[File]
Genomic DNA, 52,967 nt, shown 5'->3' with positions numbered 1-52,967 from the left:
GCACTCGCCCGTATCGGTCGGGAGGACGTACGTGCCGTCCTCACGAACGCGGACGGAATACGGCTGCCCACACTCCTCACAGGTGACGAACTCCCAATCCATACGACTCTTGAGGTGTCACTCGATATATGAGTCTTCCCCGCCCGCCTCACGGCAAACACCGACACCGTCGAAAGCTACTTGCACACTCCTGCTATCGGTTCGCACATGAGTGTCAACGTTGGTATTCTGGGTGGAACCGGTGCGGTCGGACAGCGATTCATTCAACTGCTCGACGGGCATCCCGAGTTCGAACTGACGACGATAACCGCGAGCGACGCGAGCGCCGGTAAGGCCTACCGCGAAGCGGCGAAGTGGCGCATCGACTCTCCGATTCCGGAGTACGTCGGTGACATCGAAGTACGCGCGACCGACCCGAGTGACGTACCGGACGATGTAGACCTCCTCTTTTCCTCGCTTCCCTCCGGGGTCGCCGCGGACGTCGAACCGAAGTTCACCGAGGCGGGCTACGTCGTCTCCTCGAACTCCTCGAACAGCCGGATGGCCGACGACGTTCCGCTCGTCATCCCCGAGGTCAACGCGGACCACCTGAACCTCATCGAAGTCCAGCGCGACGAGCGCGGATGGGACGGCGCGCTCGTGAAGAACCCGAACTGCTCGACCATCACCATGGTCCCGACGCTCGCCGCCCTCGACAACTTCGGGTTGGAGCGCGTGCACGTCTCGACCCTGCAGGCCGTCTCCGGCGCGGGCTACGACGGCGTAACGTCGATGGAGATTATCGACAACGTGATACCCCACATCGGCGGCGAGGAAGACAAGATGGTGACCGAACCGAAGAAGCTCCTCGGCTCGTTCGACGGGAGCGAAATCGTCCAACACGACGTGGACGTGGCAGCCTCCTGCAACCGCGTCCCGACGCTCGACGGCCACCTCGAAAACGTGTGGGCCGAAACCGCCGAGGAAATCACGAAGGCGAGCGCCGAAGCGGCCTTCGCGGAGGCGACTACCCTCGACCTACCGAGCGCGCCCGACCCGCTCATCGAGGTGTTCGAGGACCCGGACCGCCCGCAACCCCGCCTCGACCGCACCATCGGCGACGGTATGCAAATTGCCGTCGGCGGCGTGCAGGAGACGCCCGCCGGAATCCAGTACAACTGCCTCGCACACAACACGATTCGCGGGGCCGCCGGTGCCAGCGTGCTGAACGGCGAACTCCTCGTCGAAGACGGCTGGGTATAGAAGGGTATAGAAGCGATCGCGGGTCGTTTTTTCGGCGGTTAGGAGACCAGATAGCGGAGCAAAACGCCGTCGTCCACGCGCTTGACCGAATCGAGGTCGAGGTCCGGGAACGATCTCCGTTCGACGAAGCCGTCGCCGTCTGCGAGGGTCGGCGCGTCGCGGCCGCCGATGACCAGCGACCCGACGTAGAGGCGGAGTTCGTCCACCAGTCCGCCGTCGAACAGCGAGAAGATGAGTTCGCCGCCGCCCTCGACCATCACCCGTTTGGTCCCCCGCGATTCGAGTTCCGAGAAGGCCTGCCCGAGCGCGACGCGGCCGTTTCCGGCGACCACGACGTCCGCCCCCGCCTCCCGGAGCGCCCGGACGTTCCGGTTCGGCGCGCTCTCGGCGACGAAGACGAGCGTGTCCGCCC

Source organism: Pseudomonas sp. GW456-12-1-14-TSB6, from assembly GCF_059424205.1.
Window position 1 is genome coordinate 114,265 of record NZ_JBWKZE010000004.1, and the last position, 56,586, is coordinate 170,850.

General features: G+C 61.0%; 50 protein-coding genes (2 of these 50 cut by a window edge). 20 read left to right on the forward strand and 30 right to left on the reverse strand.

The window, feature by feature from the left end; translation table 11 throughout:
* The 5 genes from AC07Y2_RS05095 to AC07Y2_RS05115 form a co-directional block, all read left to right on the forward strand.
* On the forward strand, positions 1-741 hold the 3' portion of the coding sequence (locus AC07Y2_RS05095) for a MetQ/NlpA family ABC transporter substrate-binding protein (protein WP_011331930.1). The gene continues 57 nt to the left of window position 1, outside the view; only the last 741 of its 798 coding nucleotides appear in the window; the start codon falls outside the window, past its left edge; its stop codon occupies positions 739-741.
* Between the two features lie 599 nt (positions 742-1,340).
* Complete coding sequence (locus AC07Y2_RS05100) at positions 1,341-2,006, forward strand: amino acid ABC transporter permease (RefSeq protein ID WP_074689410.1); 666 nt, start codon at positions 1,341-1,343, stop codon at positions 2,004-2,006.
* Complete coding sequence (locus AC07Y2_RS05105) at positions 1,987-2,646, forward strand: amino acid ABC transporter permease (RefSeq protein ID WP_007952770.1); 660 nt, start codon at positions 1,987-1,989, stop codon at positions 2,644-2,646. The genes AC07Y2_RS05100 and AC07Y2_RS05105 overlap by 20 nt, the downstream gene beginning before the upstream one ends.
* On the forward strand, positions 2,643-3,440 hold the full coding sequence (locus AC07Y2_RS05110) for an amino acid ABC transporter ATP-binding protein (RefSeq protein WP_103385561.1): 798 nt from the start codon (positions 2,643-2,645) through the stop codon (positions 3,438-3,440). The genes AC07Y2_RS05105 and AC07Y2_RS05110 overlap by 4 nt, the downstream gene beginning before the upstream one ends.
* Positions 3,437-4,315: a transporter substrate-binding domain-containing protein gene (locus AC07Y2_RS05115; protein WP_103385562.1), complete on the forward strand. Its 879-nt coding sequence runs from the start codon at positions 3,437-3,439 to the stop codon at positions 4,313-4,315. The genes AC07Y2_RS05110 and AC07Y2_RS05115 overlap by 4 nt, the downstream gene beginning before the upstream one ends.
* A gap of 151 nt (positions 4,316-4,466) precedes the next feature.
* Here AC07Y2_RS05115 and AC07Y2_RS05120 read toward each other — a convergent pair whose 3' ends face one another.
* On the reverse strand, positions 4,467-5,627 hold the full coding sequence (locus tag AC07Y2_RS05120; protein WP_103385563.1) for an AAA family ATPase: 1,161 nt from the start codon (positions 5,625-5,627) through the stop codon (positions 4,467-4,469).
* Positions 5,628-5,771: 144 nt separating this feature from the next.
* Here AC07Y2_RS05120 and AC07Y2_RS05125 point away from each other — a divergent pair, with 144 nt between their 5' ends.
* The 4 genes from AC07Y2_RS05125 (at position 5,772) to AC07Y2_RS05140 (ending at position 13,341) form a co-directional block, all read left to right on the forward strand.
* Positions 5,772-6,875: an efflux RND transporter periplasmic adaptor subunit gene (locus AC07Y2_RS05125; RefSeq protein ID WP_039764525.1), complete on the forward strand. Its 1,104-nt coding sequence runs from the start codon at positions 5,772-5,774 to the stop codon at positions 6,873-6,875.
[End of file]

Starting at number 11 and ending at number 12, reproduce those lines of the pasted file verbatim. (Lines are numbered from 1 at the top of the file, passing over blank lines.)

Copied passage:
* Complete coding sequence (locus AC07Y2_RS05105) at positions 1,987-2,646, forward strand: amino acid ABC transporter permease (RefSeq protein ID WP_007952770.1); 660 nt, start codon at positions 1,987-1,989, stop codon at positions 2,644-2,646. The genes AC07Y2_RS05100 and AC07Y2_RS05105 overlap by 20 nt, the downstream gene beginning before the upstream one ends.
* On the forward strand, positions 2,643-3,440 hold the full coding sequence (locus AC07Y2_RS05110) for an amino acid ABC transporter ATP-binding protein (RefSeq protein WP_103385561.1): 798 nt from the start codon (positions 2,643-2,645) through the stop codon (positions 3,438-3,440). The genes AC07Y2_RS05105 and AC07Y2_RS05110 overlap by 4 nt, the downstream gene beginning before the upstream one ends.